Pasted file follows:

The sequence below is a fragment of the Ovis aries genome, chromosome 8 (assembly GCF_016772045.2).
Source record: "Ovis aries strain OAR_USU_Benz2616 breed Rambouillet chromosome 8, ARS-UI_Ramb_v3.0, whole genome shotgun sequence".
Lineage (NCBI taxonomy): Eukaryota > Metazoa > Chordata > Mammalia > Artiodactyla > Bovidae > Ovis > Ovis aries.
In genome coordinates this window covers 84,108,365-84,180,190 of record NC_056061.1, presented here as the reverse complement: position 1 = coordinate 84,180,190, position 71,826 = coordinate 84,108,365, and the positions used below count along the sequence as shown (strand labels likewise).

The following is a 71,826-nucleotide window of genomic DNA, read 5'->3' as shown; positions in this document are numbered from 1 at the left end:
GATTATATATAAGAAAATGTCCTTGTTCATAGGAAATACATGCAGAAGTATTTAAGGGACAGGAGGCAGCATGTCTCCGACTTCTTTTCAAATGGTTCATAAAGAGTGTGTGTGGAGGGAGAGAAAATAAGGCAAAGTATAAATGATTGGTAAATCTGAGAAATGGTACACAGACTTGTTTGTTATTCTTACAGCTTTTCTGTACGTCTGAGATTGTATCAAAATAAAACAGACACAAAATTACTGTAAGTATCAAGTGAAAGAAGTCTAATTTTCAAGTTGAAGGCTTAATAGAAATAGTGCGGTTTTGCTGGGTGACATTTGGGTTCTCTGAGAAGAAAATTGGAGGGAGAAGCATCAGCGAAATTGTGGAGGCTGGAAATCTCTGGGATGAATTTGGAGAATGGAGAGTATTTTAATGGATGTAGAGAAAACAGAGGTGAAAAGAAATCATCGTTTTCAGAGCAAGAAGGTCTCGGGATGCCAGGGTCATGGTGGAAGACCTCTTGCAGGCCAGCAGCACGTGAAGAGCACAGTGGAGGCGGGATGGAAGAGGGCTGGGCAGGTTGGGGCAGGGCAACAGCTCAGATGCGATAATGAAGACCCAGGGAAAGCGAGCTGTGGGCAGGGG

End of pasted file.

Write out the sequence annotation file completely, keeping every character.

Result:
The sequence below is a fragment of the Ovis aries genome, chromosome 8 (assembly GCF_016772045.2).
Source record: "Ovis aries strain OAR_USU_Benz2616 breed Rambouillet chromosome 8, ARS-UI_Ramb_v3.0, whole genome shotgun sequence".
Lineage (NCBI taxonomy): Eukaryota > Metazoa > Chordata > Mammalia > Artiodactyla > Bovidae > Ovis > Ovis aries.
In genome coordinates this window covers 84,108,365-84,180,190 of record NC_056061.1, presented here as the reverse complement: position 1 = coordinate 84,180,190, position 71,826 = coordinate 84,108,365, and the positions used below count along the sequence as shown (strand labels likewise).

The following is a 71,826-nucleotide window of genomic DNA, read 5'->3' as shown; positions in this document are numbered from 1 at the left end:
GATTATATATAAGAAAATGTCCTTGTTCATAGGAAATACATGCAGAAGTATTTAAGGGACAGGAGGCAGCATGTCTCCGACTTCTTTTCAAATGGTTCATAAAGAGTGTGTGTGGAGGGAGAGAAAATAAGGCAAAGTATAAATGATTGGTAAATCTGAGAAATGGTACACAGACTTGTTTGTTATTCTTACAGCTTTTCTGTACGTCTGAGATTGTATCAAAATAAAACAGACACAAAATTACTGTAAGTATCAAGTGAAAGAAGTCTAATTTTCAAGTTGAAGGCTTAATAGAAATAGTGCGGTTTTGCTGGGTGACATTTGGGTTCTCTGAGAAGAAAATTGGAGGGAGAAGCATCAGCGAAATTGTGGAGGCTGGAAATCTCTGGGATGAATTTGGAGAATGGAGAGTATTTTAATGGATGTAGAGAAAACAGAGGTGAAAAGAAATCATCGTTTTCAGAGCAAGAAGGTCTCGGGATGCCAGGGTCATGGTGGAAGACCTCTTGCAGGCCAGCAGCACGTGAAGAGCACAGTGGAGGCGGGATGGAAGAGGGCTGGGCAGGTTGGGGCAGGGCAACAGCTCAGATGCGATAATGAAGACCCAGGGAAAGCGAGCTGTGGGCAGGGG